Campus walks

Thousands of alumni will walk the quads this weekend. Most mornings, it's quieter.

This morning the main quadrangle has blossomed with Alumni Weekend tents and balloons. Next Saturday, the first all-University Spring Convocation in decades will blanket the expanse in maroon and black robes and a crazy quilt of bright summer dresses (or, should it rain, umbrellas popping up like variegated dandelions).

Most mornings, however, the scene is more serene. I should know. Since the Magazine's offices moved downtown a few summers back, I spend most of my time on the quads before 7:30 a.m.

With dogs, the rule goes, if you do something twice it's coincidence; more than that, it's a law of nature. So, most mornings, Knightley and I make it to the main quadrangle—the route goes through Bixler playlot, west on 56th past Alumni House and Crown Gym, and south through Bartlett Quad.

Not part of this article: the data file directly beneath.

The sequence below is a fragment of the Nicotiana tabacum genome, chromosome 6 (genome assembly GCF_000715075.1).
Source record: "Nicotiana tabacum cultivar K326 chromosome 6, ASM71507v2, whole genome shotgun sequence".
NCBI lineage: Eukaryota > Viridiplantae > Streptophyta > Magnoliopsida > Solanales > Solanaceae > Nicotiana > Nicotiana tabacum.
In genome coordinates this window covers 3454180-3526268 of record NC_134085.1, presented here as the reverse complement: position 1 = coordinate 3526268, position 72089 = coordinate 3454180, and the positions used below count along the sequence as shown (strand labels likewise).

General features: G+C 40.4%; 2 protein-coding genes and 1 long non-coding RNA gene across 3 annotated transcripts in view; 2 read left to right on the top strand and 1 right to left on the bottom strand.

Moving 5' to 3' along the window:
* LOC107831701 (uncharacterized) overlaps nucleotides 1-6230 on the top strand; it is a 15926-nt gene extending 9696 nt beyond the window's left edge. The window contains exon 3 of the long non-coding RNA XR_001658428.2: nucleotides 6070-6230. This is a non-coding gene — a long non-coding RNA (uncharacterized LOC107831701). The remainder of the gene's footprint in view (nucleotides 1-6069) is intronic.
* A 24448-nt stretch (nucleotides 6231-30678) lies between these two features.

Good squirrel trees, smelly bits of pavement, the thick brush near Palevsky Commons where young rabbits dart at the sound of dog-tags—we know them all. Our progress through the quads—Classics to Harper to Social Sciences—is punctuated by the smallest of exclamation points. A squirrel gets spotted and the leash jerks. An early-to-work colleague stops to say hello. A maintenance cart drives along the wide limestone path. As Knightley sniffs at bits of flora to see what fauna has gone before him, I have plenty of time to stop and smell the roses—or at least take pictures of the latest campus landscaping.

Then it's back to home and (for me) to work.

Botany Pond (drakes guarding their families are the highlight here).

Terraced landscaping (left) now leads the way to the Regenstein (we stop here to look for nibbling rabbits); on the main quadrangle (where there are almost as many squirrels as flowers).

Peonies bowed by a midnight storm.

Gingko trees outside Chicago Booth's Harper Center.

Mary Ruth Yoe

June 4, 2010